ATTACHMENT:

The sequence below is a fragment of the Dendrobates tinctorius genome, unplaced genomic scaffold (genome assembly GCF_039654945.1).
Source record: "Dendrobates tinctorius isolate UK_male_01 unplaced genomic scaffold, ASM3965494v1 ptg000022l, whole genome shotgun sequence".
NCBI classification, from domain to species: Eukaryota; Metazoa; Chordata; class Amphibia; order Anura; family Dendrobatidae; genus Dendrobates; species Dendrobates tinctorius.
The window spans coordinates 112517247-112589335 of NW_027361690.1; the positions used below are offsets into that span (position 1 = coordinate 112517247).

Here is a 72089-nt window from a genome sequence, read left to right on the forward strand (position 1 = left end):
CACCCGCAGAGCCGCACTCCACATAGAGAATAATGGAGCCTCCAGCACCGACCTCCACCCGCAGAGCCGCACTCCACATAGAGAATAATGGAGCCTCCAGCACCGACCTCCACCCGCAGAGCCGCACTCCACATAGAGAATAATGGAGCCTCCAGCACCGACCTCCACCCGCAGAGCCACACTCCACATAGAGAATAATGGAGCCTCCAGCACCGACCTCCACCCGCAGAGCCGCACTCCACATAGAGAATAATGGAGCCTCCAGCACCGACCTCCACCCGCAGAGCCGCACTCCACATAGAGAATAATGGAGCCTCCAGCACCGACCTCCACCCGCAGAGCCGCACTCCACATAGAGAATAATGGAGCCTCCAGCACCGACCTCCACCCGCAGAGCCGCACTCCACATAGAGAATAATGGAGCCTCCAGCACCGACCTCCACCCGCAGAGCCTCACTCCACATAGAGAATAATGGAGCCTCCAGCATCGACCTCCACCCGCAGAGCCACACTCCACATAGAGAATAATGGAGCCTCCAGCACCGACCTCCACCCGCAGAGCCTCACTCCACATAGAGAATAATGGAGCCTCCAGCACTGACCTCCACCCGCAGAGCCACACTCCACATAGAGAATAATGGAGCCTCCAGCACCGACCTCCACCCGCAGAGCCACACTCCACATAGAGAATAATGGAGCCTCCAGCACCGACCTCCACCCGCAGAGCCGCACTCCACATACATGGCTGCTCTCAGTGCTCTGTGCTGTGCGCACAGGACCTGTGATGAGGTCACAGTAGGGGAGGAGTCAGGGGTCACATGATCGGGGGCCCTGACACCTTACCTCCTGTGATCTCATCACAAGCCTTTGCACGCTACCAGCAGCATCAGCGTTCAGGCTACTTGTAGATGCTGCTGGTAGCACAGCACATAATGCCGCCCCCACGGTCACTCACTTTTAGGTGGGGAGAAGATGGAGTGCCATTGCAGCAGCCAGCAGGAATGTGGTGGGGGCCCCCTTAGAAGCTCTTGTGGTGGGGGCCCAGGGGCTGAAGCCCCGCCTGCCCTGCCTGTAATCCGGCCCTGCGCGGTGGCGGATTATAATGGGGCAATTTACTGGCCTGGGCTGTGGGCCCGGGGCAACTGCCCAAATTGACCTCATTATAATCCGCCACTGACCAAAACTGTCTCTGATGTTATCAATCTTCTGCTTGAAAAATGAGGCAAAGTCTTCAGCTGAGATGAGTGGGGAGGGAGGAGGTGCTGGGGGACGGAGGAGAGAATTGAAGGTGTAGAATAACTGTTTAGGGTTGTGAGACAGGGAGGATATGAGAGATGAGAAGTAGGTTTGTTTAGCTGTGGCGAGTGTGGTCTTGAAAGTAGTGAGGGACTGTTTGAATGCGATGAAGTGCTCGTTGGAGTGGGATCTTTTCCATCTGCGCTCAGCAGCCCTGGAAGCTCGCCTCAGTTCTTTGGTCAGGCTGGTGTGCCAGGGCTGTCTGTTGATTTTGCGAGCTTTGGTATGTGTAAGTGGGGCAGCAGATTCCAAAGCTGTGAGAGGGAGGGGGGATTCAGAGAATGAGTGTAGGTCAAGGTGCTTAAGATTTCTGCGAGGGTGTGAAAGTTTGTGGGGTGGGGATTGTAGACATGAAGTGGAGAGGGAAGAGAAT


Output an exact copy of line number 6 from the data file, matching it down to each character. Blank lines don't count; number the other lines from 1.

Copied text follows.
CACCCGCAGAGCCGCACTCCACATAGAGAATAATGGAGCCTCCAGCACCGACCTCCACCCGCAGAGCCGCACTCCACATAGAGAATAATGGAGCCTCCAGCACCGACCTCCACCCGCAGAGCCGCACTCCACATAGAGAATAATGGAGCCTCCAGCACCGACCTCCACCCGCAGAGCCACACTCCACATAGAGAATAATGGAGCCTCCAGCACCGACCTCCACCCGCAGAGCCGCACTCCACATAGAGAATAATGGAGCCTCCAGCACCGACCTCCACCCGCAGAGCCGCACTCCACATAGAGAATAATGGAGCCTCCAGCACCGACCTCCACCCGCAGAGCCGCACTCCACATAGAGAATAATGGAGCCTCCAGCACCGACCTCCACCCGCAGAGCCGCACTCCACATAGAGAATAATGGAGCCTCCAGCACCGACCTCCACCCGCAGAGCCTCACTCCACATAGAGAATAATGGAGCCTCCAGCATCGACCTCCACCCGCAGAGCCACACTCCACATAGAGAATAATGGAGCCTCCAGCACCGACCTCCACCCGCAGAGCCTCACTCCACATAGAGAATAATGGAGCCTCCAGCACTGACCTCCACCCGCAGAGCCACACTCCACATAGAGAATAATGGAGCCTCCAGCACCGACCTCCACCCGCAGAGCCACACTCCACATAGAGAATAATGGAGCCTCCAGCACCGACCTCCACCCGCAGAGCCGCACTCCACATACATGGCTGCTCTCAGTGCTCTGTGCTGTGCGCACAGGACCTGTGATGAGGTCACAGTAGGGGAGGAGTCAGGGGTCACATGATCGGGGGCCCTGACACCTTACCTCCTGTGATCTCATCACAAGCCTTTGCACGCTACCAGCAGCATCAGCGTTCAGGCTACTTGTAGATGCTGCTGGTAGCACAGCACATAATGCCGCCCCCACGGTCACTCACTTTTAGGTGGGGAGAAGATGGAGTGCCATTGCAGCAGCCAGCAGGAATGTGGTGGGGGCCCCCTTAGAAGCTCTTGTGGTGGGGGCCCAGGGGCTGAAGCCCCGCCTGCCCTGCCTGTAATCCGGCCCTGCGCGGTGGCGGATTATAATGGGGCAATTTACTGGCCTGGGCTGTGGGCCCGGGGCAACTGCCCAAATTGACCTCATTATAATCCGCCACTGACCAAAACTGTCTCTGATGTTATCAATCTTCTGCTTGAAAAATGAGGCAAAGTCTTCAGCTGAGATGAGTGGGGAGGGAGGAGGTGCTGGGGGACGGAGGAGAGAATTGAAGGTGTAGAATAACTGTTTAGGGTTGTGAGACAGGGAGGATATGAGAGATGAGAAGTAGGTTTGTTTAGCTGTGGCGAGTGTGGTCTTGAAAGTAGTGAGGGACTGTTTGAATGCGATGAAGTGCTCGTTGGAGTGGGATCTTTTCCATCTGCGCTCAGCAGCCCTGGAAGCTCGCCTCAGTTCTTTGGTCAGGCTGGTGTGCCAGGGCTGTCTGTTGATTTTGCGAGCTTTGGTATGTGTAAGTGGGGCAGCAGATTCCAAAGCTGTGAGAGGGAGGGGGGATTCAGAGAATGAGTGTAGGTCAAGGTGCTTAAGATTTCTGCGAGGGTGTGAAAGTTTGTGGGGTGGGGATTGTAGACATGAAGTGGAGAGGGAAGAGAAT